IT'S NO SECRET that The Office's BJ Novak got seven figures from Knopf to write two books. When it happened, everyone kept repeating four words: "seven figures" and "Woody Allen." Novak's first book, One More Thing: Stories and Other Stories, was supposed to resemble Woody Allen's early New Yorker comedy pieces.

Many of the short pieces in One More Thing do resemble the sort of exploratory jokes that Allen used to excel at. Many are not stories: "Strange News" is a sharp piece of satire on cutesy news media, while "The Literalist's Love Poem" is an absurd one-two punch that resembles Steve Martin. But the majority are narratives couched in warm, open humor: Novak sends To Catch a Predator host Chris Hansen and his daughter to a Justin Bieber concert, imagines Elvis after faking his death, and writes a sequel to "The Tortoise and the Hare."

Reading some of these, there's a feeling that they move in opposite directions. They want to be jokes, but they also want to be character-driven short stories; they lean into literary fiction, but not far enough.

In one of the most inscrutable curveballs, Novak refers to the classic Borges piece, "Pierre Menard, Author of the Quixote." Novak's story "JC Audetat, Translator of Don Quixote" is similar, but more grounded in traditional fiction than in Borges' lofty gaming of the systems of writing. It's not similar enough to require the nod in the title, yet there it is, daring you to figure it out.

There are more than 60 "stories" here, and many of them are jokes fleshed out just enough to fall beyond the parameters of a joke, but not enough to really become a story. These are likely hilarious when read aloud, but on the page, they're flat.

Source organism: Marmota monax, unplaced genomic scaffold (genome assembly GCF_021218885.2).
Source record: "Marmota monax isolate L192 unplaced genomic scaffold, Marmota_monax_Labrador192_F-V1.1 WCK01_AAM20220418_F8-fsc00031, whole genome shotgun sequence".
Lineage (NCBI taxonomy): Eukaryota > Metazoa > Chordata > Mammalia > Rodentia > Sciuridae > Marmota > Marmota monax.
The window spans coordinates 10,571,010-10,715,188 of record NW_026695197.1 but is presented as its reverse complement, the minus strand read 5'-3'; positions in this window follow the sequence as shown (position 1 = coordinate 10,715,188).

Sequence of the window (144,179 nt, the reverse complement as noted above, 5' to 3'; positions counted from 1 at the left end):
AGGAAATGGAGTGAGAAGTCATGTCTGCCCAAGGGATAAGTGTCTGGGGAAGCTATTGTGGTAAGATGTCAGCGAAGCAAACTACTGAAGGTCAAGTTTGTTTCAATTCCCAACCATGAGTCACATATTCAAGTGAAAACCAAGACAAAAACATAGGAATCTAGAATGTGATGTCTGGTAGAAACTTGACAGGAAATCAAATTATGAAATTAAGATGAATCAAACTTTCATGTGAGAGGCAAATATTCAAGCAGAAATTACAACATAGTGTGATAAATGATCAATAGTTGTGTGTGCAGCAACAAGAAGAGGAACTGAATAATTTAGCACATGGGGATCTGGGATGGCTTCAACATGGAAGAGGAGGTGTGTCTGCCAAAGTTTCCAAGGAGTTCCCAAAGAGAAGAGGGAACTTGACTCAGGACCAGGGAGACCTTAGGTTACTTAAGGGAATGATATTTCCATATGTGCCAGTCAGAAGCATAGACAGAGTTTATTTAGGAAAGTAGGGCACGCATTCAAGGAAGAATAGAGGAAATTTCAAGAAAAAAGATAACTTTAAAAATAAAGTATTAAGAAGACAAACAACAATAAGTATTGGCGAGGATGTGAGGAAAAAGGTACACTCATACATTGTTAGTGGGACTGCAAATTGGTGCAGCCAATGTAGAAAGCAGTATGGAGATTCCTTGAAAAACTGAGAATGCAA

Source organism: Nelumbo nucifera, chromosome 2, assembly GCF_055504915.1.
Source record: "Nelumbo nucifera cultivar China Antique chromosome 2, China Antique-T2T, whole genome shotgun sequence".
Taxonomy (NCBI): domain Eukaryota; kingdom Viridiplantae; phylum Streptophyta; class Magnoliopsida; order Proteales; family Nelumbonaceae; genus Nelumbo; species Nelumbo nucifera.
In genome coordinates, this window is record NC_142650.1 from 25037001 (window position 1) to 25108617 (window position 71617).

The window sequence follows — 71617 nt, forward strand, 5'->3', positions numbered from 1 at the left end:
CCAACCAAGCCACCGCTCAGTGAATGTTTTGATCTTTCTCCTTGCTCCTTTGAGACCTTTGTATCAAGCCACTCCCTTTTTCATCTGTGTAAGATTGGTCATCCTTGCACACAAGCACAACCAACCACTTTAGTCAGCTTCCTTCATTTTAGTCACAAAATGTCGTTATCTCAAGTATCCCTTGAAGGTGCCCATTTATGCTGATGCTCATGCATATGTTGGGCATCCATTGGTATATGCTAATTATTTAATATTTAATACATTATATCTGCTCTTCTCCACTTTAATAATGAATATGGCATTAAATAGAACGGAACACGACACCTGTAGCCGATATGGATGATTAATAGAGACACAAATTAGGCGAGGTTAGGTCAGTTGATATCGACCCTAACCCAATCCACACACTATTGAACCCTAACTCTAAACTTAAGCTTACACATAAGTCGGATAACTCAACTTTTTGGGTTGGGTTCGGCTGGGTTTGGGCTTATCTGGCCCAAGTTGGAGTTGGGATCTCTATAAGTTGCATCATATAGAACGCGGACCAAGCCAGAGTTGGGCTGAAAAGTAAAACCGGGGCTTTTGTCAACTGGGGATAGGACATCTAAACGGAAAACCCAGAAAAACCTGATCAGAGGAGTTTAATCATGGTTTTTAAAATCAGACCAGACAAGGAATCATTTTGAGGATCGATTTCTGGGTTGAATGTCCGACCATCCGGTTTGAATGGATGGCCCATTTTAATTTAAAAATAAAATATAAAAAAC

The best pieces are the ones where he lets the joke go. "A Good Problem to Have," for instance, starts with a funny concept: What if the dude who originated the math problem that begins, "Two trains leave their stations..." started demanding credit and compensation? From that conceit, Novak gracefully and gradually turns that guy from exasperated punch-line-in-waiting to rounded, sympathetic character.

The funniest stories, on the other hand, are the ones that don't obviously start as jokes. In "Dark Matter," a nameless narrator pressures a scientist into telling him the truth about dark matter, only to get distracted and not hear it. The narrator's voice is bristly and unexpected, like a less extreme George Saunders character. Novak's ear for speech is impeccable—years of TV writing and acting probably ensure that. The prose of the stories in One More Thing is never beautiful, but that's because it's so natural. It's honestly spoken—every line is loveably, laughably human.